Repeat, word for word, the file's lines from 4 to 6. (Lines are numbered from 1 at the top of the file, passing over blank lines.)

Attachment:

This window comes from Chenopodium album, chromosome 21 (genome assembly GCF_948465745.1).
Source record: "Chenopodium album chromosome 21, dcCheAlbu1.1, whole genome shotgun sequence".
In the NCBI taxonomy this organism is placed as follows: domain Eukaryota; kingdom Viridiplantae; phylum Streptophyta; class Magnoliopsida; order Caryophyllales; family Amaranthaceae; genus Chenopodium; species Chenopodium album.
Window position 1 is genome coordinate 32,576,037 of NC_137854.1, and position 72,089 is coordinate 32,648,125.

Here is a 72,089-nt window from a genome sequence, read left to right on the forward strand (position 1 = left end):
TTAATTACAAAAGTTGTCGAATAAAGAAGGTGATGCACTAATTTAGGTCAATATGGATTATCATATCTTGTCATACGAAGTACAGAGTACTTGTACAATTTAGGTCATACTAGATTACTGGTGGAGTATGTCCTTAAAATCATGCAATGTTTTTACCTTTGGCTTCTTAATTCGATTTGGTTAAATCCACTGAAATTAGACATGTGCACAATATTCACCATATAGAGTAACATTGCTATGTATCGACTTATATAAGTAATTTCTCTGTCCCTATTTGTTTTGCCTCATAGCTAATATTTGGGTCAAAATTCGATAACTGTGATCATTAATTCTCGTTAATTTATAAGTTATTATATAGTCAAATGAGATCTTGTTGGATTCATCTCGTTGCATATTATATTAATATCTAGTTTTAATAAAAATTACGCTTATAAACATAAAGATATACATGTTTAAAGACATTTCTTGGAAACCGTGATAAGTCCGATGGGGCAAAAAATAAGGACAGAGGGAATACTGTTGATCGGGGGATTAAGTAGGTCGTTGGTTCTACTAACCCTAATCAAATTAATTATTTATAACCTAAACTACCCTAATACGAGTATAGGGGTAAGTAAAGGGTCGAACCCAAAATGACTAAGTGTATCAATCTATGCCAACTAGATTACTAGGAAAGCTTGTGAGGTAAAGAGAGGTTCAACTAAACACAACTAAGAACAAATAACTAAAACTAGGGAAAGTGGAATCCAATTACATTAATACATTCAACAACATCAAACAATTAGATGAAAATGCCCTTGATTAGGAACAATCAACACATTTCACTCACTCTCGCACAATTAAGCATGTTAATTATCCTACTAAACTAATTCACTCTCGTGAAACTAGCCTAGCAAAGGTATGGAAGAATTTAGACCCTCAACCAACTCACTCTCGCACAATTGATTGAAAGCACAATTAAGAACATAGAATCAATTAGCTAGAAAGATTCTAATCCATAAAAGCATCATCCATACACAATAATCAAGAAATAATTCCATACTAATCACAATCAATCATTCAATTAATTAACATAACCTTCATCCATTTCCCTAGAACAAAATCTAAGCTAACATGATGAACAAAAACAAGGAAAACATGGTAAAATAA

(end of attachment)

Window position 1 is genome coordinate 32,576,037 of NC_137854.1, and position 72,089 is coordinate 32,648,125.

Here is a 72,089-nt window from a genome sequence, read left to right on the forward strand (position 1 = left end):
TTAATTACAAAAGTTGTCGAATAAAGAAGGTGATGCACTAATTTAGGTCAATATGGATTATCATATCTTGTCATACGAAGTACAGAGTACTTGTACAATTTAGGTCATACTAGATTACTGGTGGAGTATGTCCTTAAAATCATGCAATGTTTTTACCTTTGGCTTCTTAATTCGATTTGGTTAAATCCACTGAAATTAGACATGTGCACAATATTCACCATATAGAGTAACATTGCTATGTATCGACTTATATAAGTAATTTCTCTGTCCCTATTTGTTTTGCCTCATAGCTAATATTTGGGTCAAAATTCGATAACTGTGATCATTAATTCTCGTTAATTTATAAGTTATTATATAGTCAAATGAGATCTTGTTGGATTCATCTCGTTGCATATTATATTAATATCTAGTTTTAATAAAAATTACGCTTATAAACATAAAGATATACATGTTTAAAGACATTTCTTGGAAACCGTGATAAGTCCGATGGGGCAAAAAATAAGGACAGAGGGAATACTGTTGATCGGGGGATTAAGTAGGTCGTTGGTTCTACTAACCCTAATCAAATTAATTATTTATAACCTAAACTACCCTAATACGAGTATAGGGGTAAGTAAAGGGTCGAACCCAAAATGACTAAGTGTATCAATCTATGCCAACTAGATTACTAGGAAAGCTTGTGAGGTAAAGAGAGGTTCAACTAAACACAACTAAGAACAAATAACTAAAACTAGGGAAAGTGGAATCCAATTACATTAATACATTCAACAACATCAAACAATTAGATGAAAATGCCCTTGATTAGGAACAATCAACACATTTCACTCACTCTCGCACAATTAAGCATGTTAATTATCCTACTAAACTAATTCACTCTCGTGAAACTAGCCTAGCAAAGGTATGGAAGAATTTAGACCCTCAACCAACTCACTCTCGCACAATTGATTGAAAGCACAATTAAGAACATAGAATCAATTAGCTAGAAAGATTCTAATCCATAAAAGCATCATCCATACACAATAATCAAGAAATAATTCCATACTAATCACAATCAATCATTCAATTAATTAACATAACCTTCATCCATTTCCCTAGAACAAAATCTAAGCTAACATGATGAACAAAAACAAGGAAAACATGGTAAAATAA